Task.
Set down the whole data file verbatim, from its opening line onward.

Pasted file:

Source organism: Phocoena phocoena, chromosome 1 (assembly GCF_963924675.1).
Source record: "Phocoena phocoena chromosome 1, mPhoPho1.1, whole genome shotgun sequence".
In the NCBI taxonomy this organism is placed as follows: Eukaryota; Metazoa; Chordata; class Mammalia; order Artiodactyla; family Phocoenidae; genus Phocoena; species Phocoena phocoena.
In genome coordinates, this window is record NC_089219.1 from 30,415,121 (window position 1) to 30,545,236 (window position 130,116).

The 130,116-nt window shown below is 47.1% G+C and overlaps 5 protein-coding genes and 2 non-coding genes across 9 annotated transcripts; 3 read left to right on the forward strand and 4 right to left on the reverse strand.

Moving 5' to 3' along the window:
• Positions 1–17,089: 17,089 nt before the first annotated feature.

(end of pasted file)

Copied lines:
Source organism: Phocoena phocoena, chromosome 1 (assembly GCF_963924675.1).
Source record: "Phocoena phocoena chromosome 1, mPhoPho1.1, whole genome shotgun sequence".
In the NCBI taxonomy this organism is placed as follows: Eukaryota; Metazoa; Chordata; class Mammalia; order Artiodactyla; family Phocoenidae; genus Phocoena; species Phocoena phocoena.
In genome coordinates, this window is record NC_089219.1 from 30,415,121 (window position 1) to 30,545,236 (window position 130,116).

The 130,116-nt window shown below is 47.1% G+C and overlaps 5 protein-coding genes and 2 non-coding genes across 9 annotated transcripts; 3 read left to right on the forward strand and 4 right to left on the reverse strand.

Moving 5' to 3' along the window:
• Positions 1–17,089: 17,089 nt before the first annotated feature.